— The electromagnetic waves of the sun bombard the air, break into ions and electrons and then form ionized clouds. Here the signal from my station in Svitlovodsk hits the clouds, like a mirror, reflects and hits Tokyo; then I hear them in Japan perfectly.
Amateur radio connection is a kind of a competition: who gets caught by what channel; or will it be a connection to a faraway island or a remote country?
Because Leonid is mainly dealing with short waves, communication occurs periodically. Therefore, it is important to have time to catch the moment of the signal. Leonid explains that different layers of the ionosphere have different effects on the spreading of signal in the short wavelength frequencies:
— There is a layer D, an absorption layer for radio waves. This layer does not pass the signal, but on the contrary, absorbs it. For example for us to reach the UK, we need to avoid absorption of layer D and get to the reflective layer E.
If the broadcaster does not have a computer program that controls the emergence of communication signals, he remains constantly alert and has to monitor the air on his own.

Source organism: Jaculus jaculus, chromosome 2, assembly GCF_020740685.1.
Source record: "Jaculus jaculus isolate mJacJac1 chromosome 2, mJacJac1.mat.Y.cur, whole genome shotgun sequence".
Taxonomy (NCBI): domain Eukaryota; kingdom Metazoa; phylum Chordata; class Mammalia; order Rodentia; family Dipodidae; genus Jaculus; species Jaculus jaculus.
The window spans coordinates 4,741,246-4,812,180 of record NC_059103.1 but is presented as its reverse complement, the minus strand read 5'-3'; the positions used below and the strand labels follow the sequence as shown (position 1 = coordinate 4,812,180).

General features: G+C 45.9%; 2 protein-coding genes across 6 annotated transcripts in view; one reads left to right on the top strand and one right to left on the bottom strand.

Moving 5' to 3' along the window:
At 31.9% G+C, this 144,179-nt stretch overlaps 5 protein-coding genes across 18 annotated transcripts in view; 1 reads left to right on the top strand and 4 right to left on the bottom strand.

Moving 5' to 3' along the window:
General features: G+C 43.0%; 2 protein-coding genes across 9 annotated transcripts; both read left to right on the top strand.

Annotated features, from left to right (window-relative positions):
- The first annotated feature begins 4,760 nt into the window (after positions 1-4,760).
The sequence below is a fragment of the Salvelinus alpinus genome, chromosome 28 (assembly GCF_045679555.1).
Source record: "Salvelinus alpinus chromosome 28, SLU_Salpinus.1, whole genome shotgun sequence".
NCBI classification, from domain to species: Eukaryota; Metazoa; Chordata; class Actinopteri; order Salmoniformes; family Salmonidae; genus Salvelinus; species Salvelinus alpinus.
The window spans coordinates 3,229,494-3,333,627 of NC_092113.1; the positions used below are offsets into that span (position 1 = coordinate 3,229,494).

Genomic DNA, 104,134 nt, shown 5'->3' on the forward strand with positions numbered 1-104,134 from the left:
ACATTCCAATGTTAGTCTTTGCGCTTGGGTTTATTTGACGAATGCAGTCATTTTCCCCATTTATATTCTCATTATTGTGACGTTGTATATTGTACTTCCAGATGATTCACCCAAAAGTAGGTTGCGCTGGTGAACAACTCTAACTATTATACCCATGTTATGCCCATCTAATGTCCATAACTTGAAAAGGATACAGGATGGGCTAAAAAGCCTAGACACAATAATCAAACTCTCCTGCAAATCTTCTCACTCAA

— Sometimes signals are coming from Japan, signals may come from the East, or from the West. Different paths of passage, well, that’s a whole science.
It’s easy to find Leonid’s house in Svitlovodsk: huge rooftop antennas are visible from afar. He designed the first receiver when he was in 8th grade, at that time amateur radio was still kind of a subculture.
— I was born during the reign of Stalin, and went to school when another era began: Stalinism was criticized, certain freedoms appeared. The voices of children began to travel on the airwaves in schools. Young people were drawn to new knowledge that was previously forbidden. Music like the The Beatles or The Rolling Stones was forbidden but they could not be banned on shortwave frequencies.
Leonid became involved in broadcasting thanks to his neighbor, who had a radio at home.